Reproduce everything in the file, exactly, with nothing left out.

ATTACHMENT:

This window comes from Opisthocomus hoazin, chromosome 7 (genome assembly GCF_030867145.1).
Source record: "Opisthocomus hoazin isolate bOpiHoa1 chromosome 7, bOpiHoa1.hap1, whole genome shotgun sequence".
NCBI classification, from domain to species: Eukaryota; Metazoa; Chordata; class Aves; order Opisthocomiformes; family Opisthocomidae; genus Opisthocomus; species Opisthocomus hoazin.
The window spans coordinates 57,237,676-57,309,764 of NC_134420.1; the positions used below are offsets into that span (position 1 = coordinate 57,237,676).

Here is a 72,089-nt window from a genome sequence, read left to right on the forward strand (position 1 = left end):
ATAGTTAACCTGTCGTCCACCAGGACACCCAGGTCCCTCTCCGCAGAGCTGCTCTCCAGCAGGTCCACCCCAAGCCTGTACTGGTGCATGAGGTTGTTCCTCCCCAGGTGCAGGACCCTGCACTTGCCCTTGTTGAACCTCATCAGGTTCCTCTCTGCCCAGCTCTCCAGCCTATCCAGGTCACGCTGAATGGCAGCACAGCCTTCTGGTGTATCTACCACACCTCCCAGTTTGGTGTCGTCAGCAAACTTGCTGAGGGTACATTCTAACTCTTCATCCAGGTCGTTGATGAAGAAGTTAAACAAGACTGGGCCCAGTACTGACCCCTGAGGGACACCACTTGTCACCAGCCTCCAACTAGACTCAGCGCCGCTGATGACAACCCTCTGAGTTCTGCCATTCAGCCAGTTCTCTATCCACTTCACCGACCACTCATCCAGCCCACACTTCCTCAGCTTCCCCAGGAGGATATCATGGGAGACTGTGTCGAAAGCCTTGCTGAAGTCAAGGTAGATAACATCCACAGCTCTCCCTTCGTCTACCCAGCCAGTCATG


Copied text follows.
This window comes from Opisthocomus hoazin, chromosome 7 (genome assembly GCF_030867145.1).
Source record: "Opisthocomus hoazin isolate bOpiHoa1 chromosome 7, bOpiHoa1.hap1, whole genome shotgun sequence".
NCBI classification, from domain to species: Eukaryota; Metazoa; Chordata; class Aves; order Opisthocomiformes; family Opisthocomidae; genus Opisthocomus; species Opisthocomus hoazin.
The window spans coordinates 57,237,676-57,309,764 of NC_134420.1; the positions used below are offsets into that span (position 1 = coordinate 57,237,676).

Here is a 72,089-nt window from a genome sequence, read left to right on the forward strand (position 1 = left end):
ATAGTTAACCTGTCGTCCACCAGGACACCCAGGTCCCTCTCCGCAGAGCTGCTCTCCAGCAGGTCCACCCCAAGCCTGTACTGGTGCATGAGGTTGTTCCTCCCCAGGTGCAGGACCCTGCACTTGCCCTTGTTGAACCTCATCAGGTTCCTCTCTGCCCAGCTCTCCAGCCTATCCAGGTCACGCTGAATGGCAGCACAGCCTTCTGGTGTATCTACCACACCTCCCAGTTTGGTGTCGTCAGCAAACTTGCTGAGGGTACATTCTAACTCTTCATCCAGGTCGTTGATGAAGAAGTTAAACAAGACTGGGCCCAGTACTGACCCCTGAGGGACACCACTTGTCACCAGCCTCCAACTAGACTCAGCGCCGCTGATGACAACCCTCTGAGTTCTGCCATTCAGCCAGTTCTCTATCCACTTCACCGACCACTCATCCAGCCCACACTTCCTCAGCTTCCCCAGGAGGATATCATGGGAGACTGTGTCGAAAGCCTTGCTGAAGTCAAGGTAGATAACATCCACAGCTCTCCCTTCGTCTACCCAGCCAGTCATG